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The Mortal Maze Kindle Edition
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Fast-paced and absorbing, this novel written in the present tense by a former BBC journalist who really knows his stuff, draws the reader in to the terrifying world of terrorism in today's world from the perspective of a BBC news team on the spot in an Arab capital under attack. The sometimes horrific twists and turns kept me involved right to the end. Hard to put down! It would make a great film. - Amazon review by musiga24, UK "A pacy and plausible thriller. It took me a while to get used to the present tense approach but I soon became absorbed in the plot. A real page turner. I could "see" the characters. It would work well as a movie. - David McNeil, Amazon review. "Very enjoyable. A ripping yarn and I was really surprised by the ending. I also gained a deep understanding of what it was like for a reporter working overseas." - J. A. Stephens, London UK. "The Mortal Maze was part of my holiday reading - and a very good part it was! I particularly enjoyed the frictions and conflicts between the resident members of the BBC's news bureau team and the special correspondent followed by the relief manager who were flown in to work at the bureau. I also very much enjoyed the way the relationships between the members of the bureau team itself were portrayed. As well as these, I found Ian Richardson's storylines were most compelling... though some were more than a little sad." - Amazon review by Peter Udell, London. "A labyrinthine tale with a blinder of an ending. Heart stopping stuff. I am glad you didn't tell me how it ended before I began reviewing it." - Jan Woolf, editor, London. "Fabulous - especially after the first chapter, when I found it impossible to put down. I continued reading well into the night, always thinking to ' bookmark at the next page', but no, I read it to the end! A fascinating novel with an unusual and interesting series of plots that could only be authored by someone with a deep journalistic experience of the subject matter." - John Mole, North Ringwood, Melbourne. "The story line had me hooked in the first chapter and then I didn't want to put it down until I had finished the book. A very informative read albeit rather sad on several fronts." - Mrs C. A. Hall, Amazon review UK "The hero -- a dishevelled BBC TV correspondent with a gambling habit -- finds himself getting drawn into the murky territory between journalism and espionage when an old school friend turned terrorist and old college friend turned diplomat both turn up in the fictional Arabian country where he is posted. Moral dilemmas and lots of violent action-- just the thing for holiday reading. - Amazon review by Elizabeth Blunt, London. "Excellent thriller: rattling good yarn. Works on several levels; critique of hypocritical foreign policy, skewering of BBC bureaucracy, portrait of Middle Eastern country, deft characterisation." - Amazon review by Stephen Jessel, Paris.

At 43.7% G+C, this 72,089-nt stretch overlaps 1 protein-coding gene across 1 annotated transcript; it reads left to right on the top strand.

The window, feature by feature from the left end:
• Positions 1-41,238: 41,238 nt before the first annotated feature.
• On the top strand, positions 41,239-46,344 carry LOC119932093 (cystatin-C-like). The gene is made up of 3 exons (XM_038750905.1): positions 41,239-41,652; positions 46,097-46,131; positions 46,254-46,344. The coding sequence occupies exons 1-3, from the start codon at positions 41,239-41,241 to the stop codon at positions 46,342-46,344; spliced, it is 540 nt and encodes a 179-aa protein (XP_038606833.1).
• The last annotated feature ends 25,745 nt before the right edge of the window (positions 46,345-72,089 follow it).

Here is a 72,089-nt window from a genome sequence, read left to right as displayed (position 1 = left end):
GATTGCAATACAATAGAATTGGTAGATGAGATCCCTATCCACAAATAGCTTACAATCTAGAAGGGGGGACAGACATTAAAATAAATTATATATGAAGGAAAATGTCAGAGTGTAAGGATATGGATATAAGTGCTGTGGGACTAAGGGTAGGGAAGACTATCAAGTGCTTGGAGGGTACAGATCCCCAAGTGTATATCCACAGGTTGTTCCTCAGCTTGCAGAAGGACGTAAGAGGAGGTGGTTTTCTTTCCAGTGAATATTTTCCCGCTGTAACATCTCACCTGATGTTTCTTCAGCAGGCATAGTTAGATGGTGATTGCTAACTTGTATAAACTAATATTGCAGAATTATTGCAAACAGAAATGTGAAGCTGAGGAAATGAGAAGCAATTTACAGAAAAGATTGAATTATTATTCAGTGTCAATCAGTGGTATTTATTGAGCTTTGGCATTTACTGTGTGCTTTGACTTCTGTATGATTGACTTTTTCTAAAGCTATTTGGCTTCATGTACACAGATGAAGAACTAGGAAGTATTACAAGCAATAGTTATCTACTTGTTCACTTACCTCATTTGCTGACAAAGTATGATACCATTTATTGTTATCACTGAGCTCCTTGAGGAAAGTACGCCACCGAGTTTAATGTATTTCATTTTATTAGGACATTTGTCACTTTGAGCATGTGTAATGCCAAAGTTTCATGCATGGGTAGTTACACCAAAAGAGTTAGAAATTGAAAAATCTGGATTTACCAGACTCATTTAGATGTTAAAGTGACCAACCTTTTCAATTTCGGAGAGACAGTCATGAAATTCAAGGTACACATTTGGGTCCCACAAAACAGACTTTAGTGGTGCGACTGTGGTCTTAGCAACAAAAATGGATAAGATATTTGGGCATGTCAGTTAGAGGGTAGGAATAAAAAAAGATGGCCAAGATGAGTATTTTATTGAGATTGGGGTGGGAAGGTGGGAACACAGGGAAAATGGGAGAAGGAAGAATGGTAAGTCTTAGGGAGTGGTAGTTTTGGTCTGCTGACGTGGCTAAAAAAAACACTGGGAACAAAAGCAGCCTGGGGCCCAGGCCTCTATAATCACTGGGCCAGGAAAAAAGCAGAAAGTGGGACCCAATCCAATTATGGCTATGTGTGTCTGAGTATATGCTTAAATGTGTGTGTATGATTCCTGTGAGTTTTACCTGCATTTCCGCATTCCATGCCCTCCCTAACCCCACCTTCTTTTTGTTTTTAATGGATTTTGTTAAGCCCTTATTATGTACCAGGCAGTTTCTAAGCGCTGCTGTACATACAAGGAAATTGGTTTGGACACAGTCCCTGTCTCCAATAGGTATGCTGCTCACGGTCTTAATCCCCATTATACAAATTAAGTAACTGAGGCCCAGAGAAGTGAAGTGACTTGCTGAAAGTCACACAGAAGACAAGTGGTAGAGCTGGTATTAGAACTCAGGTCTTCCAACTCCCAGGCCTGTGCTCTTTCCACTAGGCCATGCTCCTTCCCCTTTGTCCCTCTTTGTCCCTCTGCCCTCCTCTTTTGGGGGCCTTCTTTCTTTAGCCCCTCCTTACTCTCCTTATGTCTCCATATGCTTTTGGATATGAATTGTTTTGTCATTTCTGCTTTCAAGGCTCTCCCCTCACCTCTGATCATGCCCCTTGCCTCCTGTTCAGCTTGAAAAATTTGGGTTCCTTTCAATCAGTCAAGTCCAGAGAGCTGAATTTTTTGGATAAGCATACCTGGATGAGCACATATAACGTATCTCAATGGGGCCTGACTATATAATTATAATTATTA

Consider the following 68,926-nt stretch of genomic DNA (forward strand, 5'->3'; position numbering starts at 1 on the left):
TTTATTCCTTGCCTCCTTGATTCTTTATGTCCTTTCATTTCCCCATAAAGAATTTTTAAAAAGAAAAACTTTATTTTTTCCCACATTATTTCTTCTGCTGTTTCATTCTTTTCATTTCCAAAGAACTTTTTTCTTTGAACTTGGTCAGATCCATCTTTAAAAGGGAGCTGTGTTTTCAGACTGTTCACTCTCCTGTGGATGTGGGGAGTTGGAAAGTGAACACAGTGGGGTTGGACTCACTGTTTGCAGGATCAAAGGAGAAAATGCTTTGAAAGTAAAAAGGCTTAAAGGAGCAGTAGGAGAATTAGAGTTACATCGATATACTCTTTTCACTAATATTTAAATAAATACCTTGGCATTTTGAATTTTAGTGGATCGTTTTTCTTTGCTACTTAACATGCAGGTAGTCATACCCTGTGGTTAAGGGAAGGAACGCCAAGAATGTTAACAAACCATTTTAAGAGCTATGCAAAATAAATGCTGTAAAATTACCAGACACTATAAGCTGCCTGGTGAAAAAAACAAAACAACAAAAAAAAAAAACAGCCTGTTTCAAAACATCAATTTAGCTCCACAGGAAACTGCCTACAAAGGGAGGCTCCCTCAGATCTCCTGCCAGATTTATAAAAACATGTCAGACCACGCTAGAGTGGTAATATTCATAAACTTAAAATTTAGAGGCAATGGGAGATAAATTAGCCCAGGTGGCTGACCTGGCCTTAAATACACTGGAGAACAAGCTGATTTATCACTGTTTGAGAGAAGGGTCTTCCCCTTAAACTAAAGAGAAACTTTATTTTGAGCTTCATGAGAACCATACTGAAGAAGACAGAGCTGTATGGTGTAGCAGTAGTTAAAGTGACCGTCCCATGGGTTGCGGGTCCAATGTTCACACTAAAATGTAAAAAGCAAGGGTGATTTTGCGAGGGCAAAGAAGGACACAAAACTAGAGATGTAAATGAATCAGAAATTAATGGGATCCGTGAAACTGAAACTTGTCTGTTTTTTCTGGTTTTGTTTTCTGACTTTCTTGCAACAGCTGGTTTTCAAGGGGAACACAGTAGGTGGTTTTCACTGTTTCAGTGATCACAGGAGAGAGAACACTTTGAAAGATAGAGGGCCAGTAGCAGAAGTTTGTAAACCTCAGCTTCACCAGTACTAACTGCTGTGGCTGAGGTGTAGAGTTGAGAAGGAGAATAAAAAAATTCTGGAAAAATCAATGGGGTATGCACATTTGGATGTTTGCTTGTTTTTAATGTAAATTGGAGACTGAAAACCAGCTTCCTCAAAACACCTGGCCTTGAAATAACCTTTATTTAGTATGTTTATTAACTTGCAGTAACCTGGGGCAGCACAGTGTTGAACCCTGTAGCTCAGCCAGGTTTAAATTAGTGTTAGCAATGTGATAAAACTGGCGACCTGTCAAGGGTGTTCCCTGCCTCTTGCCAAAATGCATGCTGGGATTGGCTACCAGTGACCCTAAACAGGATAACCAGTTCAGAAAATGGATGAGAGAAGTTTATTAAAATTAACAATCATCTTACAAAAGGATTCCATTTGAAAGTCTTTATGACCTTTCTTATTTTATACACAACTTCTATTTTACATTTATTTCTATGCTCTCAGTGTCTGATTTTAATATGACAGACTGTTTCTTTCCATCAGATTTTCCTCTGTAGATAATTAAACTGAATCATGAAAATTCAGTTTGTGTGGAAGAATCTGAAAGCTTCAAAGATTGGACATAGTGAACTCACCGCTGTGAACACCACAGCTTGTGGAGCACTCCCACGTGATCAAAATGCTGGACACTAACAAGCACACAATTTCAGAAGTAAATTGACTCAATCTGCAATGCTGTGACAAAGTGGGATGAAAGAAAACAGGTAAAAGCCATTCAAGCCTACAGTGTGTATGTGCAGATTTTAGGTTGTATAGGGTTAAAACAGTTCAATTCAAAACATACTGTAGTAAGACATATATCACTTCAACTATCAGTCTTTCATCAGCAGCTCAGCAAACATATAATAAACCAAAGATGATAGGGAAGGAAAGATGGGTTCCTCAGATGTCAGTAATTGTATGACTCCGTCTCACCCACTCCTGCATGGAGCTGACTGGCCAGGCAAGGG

Australian-born Ian Richardson has loved writing for as long as he can remember -- perhaps even before that -- and he wrote his first letters and stories as soon as he learned to tap away at his father's typewriter when aged just six years old. He was also born to be curious. His mother recalls that on his first day at school he wandered into the headmaster's office to look around and to ask what he did all day. Ian grew up into a newspaper family in rural Australia, but after the family business was sold, he switched to broadcast journalism -- first in Bendigo and Melbourne, Australia, then in London with BBC radio and television. His senior BBC posts included head of World Service foreign correspondents, a founding editor of BBC World Television, and the founding managing-editor of BBC Arabic Television. This experience left him ideally placed to write his authentic thriller, The Mortal Maze.
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11 June 2016